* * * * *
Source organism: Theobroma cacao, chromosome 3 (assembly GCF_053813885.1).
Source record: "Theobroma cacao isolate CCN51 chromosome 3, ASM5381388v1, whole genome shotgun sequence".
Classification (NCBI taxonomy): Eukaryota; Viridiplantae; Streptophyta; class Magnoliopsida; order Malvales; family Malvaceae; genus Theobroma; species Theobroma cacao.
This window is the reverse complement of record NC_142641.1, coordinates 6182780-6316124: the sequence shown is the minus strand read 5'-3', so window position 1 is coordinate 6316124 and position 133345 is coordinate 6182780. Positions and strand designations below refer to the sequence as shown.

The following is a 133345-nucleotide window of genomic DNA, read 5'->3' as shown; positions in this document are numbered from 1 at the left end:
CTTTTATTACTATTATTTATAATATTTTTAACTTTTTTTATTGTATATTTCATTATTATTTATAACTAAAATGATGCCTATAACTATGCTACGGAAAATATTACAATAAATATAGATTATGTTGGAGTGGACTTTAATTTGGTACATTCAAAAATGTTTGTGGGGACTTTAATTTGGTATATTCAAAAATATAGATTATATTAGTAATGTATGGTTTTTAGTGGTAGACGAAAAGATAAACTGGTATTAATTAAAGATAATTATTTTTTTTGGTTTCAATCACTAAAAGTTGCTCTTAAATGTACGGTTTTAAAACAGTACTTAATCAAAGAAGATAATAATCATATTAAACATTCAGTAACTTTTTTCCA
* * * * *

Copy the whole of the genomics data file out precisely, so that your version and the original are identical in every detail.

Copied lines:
Source organism: Theobroma cacao, chromosome 3 (assembly GCF_053813885.1).
Source record: "Theobroma cacao isolate CCN51 chromosome 3, ASM5381388v1, whole genome shotgun sequence".
Classification (NCBI taxonomy): Eukaryota; Viridiplantae; Streptophyta; class Magnoliopsida; order Malvales; family Malvaceae; genus Theobroma; species Theobroma cacao.
This window is the reverse complement of record NC_142641.1, coordinates 6182780-6316124: the sequence shown is the minus strand read 5'-3', so window position 1 is coordinate 6316124 and position 133345 is coordinate 6182780. Positions and strand designations below refer to the sequence as shown.

The following is a 133345-nucleotide window of genomic DNA, read 5'->3' as shown; positions in this document are numbered from 1 at the left end:
CTTTTATTACTATTATTTATAATATTTTTAACTTTTTTTATTGTATATTTCATTATTATTTATAACTAAAATGATGCCTATAACTATGCTACGGAAAATATTACAATAAATATAGATTATGTTGGAGTGGACTTTAATTTGGTACATTCAAAAATGTTTGTGGGGACTTTAATTTGGTATATTCAAAAATATAGATTATATTAGTAATGTATGGTTTTTAGTGGTAGACGAAAAGATAAACTGGTATTAATTAAAGATAATTATTTTTTTTGGTTTCAATCACTAAAAGTTGCTCTTAAATGTACGGTTTTAAAACAGTACTTAATCAAAGAAGATAATAATCATATTAAACATTCAGTAACTTTTTTCCA